Do you know anything about the new washing machines? My mom just got one & said she has to use “special” detergent b/c of the low agitation or something. Is that better or worse?

    Also, we use Lestoil to get out grease stains.

  2. Carole says:

    Hi, I just read your towel note. I agree with you and do not do LOADS of towels for that reason.
    My question is, if you put fleece in with a terrycloth towel, even if it is the same color, or close, doesn’t the terry pill up the fleece?

    Have you ever heard of Charlie’s Soap? It comes in either a liquid or powder and it cleans even the dirtiest clothes, it is great. I have been using it for a couple of years and it is the only soap I use for my laundry.

    Thank you,
    Carole

  3. katyrenee says:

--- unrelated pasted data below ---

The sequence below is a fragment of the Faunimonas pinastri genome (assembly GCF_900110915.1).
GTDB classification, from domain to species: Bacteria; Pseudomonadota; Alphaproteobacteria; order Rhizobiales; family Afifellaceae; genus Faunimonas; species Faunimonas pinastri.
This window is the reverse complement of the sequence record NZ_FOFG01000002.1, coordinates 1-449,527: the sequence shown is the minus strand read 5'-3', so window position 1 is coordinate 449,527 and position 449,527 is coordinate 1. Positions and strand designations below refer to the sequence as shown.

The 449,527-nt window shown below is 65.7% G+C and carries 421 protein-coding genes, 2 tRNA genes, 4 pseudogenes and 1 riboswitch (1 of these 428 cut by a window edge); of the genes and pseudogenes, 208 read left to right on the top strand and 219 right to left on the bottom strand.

So true and funny. To learn how to be really lean, rent an apartment without hookups. We get creative and only do laundry every 3rd or 4th week since that means laudromat… I promise I don’t smell!

  4. Lisa Bloodgood says:

    I didn’t know that about the weight thing. I can see washing the light-colored towels with the clothes (my mom taught me that they make the clothes linty so I never mixed a load), but the burgundy towels that are more than 6 years old still bleed. I use Bio-Kleen detergent that only takes an ounce, but I don’t know yet if even that is too much. I like that it’s also perfume- and dye-free.